Political Declaration adopted on Wednesday by the Parliament
The Presidential Administration believes that the Declaration adopted by the Legislative could be considered a form of pressure.
"The fundamental law dedicated an essential principle for the behavior of all authorities and all citizens, namely that "nobody is above the law." This means that, on the one hand, the public authorities, the ones nationally represented included - Parliament and President of Romania - are held to observe the current legal framework. On the other hand, this means that no public authority can limit the prerogatives of the others. To the extent that "the opinions of the Romanian President, of the CSM and the representatives of the Public Ministry" are considered "unconstitutional and unacceptable," the political Declaration adopted today by the Parliament could be considered a form of pressure. Thus, the notification of the Constitutional Court by the President of Romania or the CSM could become debatable, and the investigation and judging of the corruption deeds would transform into contestable actions. But, the Constitutional Court should seriously reflect every time it would have to solve a cause the Parliament would be also involved, since the latter assesses the constitutionality of the actions and decisions of other public institutions," says the source.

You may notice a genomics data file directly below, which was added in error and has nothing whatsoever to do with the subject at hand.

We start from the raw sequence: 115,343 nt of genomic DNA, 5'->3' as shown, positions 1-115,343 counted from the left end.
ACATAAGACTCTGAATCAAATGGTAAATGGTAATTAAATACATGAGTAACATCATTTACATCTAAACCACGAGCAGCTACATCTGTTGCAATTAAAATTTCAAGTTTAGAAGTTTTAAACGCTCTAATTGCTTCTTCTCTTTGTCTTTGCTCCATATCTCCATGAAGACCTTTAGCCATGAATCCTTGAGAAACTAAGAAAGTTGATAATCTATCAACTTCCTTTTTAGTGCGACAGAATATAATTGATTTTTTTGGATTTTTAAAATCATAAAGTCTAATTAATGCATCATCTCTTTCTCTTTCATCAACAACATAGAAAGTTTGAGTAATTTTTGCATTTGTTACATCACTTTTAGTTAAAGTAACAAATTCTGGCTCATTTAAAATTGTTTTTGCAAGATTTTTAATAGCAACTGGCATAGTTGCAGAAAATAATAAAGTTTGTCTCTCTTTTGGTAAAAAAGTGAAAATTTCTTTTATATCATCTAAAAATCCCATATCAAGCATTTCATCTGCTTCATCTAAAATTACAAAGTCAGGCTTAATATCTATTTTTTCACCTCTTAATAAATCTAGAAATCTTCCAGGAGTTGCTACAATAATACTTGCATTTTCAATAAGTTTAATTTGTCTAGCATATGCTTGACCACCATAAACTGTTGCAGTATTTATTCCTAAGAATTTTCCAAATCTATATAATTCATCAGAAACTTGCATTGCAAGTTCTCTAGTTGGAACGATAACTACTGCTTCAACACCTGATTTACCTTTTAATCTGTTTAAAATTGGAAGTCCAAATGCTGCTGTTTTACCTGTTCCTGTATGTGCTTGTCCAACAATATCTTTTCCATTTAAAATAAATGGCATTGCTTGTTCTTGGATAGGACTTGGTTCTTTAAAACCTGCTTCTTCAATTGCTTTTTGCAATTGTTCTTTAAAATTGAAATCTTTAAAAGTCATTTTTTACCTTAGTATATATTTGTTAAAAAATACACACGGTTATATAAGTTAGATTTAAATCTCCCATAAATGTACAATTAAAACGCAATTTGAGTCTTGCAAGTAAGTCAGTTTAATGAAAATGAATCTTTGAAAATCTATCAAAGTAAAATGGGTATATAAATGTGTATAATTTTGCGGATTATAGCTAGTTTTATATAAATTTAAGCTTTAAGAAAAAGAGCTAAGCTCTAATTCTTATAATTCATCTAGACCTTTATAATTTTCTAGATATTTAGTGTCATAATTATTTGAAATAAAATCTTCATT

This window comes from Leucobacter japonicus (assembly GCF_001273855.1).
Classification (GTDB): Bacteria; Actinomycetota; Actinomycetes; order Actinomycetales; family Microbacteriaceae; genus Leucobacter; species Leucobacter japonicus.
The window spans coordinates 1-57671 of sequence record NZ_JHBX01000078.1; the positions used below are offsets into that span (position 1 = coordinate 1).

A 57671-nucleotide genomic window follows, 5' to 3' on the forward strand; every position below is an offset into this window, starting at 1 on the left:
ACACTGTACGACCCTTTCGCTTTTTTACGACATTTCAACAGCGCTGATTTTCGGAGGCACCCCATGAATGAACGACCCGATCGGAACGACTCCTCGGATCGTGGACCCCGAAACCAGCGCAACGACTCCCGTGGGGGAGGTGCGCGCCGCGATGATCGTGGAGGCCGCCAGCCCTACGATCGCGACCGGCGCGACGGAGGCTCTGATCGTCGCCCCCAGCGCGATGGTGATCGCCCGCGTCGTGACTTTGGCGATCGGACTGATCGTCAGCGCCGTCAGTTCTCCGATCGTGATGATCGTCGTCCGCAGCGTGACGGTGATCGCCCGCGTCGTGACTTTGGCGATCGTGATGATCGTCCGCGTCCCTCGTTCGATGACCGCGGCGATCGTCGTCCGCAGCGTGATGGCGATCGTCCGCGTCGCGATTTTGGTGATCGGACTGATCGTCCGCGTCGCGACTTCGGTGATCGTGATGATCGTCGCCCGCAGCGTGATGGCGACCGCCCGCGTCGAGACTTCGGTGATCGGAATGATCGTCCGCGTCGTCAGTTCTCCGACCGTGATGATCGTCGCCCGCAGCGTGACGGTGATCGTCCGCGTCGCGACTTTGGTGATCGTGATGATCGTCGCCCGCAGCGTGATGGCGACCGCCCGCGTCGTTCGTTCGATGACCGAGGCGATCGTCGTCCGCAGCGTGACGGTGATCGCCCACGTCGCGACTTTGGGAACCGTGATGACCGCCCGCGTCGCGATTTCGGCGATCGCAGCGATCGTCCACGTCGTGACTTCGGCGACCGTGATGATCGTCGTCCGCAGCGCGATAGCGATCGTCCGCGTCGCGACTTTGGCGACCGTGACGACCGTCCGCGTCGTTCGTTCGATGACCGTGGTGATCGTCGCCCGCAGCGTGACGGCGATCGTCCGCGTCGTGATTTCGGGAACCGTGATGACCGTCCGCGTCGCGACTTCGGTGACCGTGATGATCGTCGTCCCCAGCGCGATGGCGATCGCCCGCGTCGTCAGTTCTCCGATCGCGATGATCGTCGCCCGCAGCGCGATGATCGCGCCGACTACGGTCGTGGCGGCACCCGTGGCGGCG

According to the release, president Klaus Iohannis noted the political Declaration adopted by the Parliament and will continue to exercise his constitutional attributions.
Parliament is firmly committed to serve exclusively the nation it represents; the structured and legal opinion of the Romanian society is legitimately and exclusively expressed by Parliament, reads a drafty declaration up for debate and vote at a joint parliamentary session on Wednesday.
Sponsor of the declaration was Senate Chairman Calin Popescu-Tariceanu. The MP groups had about three weeks to come up with opinions on the document.